A body of perfection : "the increasing standardisation of the female body in televised Miss New Zealand Beauty Pageants 1964-1992" : a thesis submitted in partial fulfilment of the requirements for the degree of Master of Arts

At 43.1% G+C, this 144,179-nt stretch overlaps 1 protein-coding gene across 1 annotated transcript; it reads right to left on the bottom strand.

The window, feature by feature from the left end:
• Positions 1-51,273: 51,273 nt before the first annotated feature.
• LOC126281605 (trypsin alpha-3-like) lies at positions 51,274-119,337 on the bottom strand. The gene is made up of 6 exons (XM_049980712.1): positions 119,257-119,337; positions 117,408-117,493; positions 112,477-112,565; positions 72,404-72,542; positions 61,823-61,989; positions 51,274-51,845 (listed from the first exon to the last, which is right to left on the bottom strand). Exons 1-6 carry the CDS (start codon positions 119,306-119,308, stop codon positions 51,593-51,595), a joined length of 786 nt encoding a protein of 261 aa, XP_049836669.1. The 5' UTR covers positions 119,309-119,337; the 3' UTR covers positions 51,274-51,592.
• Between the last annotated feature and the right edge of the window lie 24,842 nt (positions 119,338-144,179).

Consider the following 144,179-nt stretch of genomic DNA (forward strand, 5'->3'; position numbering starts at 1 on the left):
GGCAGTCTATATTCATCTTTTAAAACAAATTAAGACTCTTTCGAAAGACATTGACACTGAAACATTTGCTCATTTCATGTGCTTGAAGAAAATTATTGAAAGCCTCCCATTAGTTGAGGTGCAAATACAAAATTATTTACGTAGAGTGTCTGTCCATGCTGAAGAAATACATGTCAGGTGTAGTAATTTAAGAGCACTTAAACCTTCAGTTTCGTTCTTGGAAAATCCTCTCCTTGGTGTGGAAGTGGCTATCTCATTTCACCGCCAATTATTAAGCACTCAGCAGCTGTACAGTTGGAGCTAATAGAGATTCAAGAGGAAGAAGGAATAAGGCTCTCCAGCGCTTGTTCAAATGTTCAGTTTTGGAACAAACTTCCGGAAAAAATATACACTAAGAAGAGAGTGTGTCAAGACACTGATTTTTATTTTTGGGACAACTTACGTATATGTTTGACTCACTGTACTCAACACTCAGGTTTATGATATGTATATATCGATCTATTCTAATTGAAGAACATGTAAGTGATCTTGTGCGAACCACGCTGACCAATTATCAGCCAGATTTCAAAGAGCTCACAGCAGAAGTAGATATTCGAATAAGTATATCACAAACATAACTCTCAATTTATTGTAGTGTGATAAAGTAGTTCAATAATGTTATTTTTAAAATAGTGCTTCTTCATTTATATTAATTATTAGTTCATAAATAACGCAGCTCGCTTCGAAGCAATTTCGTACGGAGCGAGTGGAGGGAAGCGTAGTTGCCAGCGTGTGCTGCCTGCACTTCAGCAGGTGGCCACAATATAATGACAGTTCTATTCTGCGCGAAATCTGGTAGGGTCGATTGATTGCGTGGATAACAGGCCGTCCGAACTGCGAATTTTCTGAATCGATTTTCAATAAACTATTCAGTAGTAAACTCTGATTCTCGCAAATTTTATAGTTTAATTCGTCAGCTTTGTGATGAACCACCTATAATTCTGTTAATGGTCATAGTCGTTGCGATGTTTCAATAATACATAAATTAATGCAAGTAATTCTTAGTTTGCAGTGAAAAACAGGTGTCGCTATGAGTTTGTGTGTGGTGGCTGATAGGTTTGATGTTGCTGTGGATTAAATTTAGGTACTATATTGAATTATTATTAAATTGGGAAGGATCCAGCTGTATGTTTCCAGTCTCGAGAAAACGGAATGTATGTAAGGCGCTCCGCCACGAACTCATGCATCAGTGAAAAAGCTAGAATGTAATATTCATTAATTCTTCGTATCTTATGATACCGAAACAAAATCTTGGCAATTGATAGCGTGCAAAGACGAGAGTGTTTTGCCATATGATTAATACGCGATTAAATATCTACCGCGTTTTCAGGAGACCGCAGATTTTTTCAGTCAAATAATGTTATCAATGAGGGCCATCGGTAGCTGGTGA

This thesis concerns the standardisation of female body image in the media over time and its implications for women who are bombarded with images of ideal physique. The research project was based on video data from four Miss New Zealand beauty pageants spanning the period 1964 to 1992. The main reason for using televised beauty pageants is that they operate to reinforce a particular ideology of gender identity. In addition to these four videos I have drawn upon the printed programme material for beauty pageants from 1960 - 1992. Whilst some of this material is incomplete it nevertheless provided some insight into changes that have occurred. The methodology employed to conduct this investigation is content analysis. Results suggest that a standardisation of ideal body image has occurred since the early 1980s. The ideal body of the 1990s is a taut, long legged body which is attainable only by a few women. This stereotype is powerfully deployed by the media to convey messages to women and other groups in society about what types of behaviour and 'look' they should model. One theoretical consequence of this project is that in spite of recent critiques, both of content analysis and the idea of the stereotype, these continue to be very useful tools in studying the role of the media in a patriarchal society.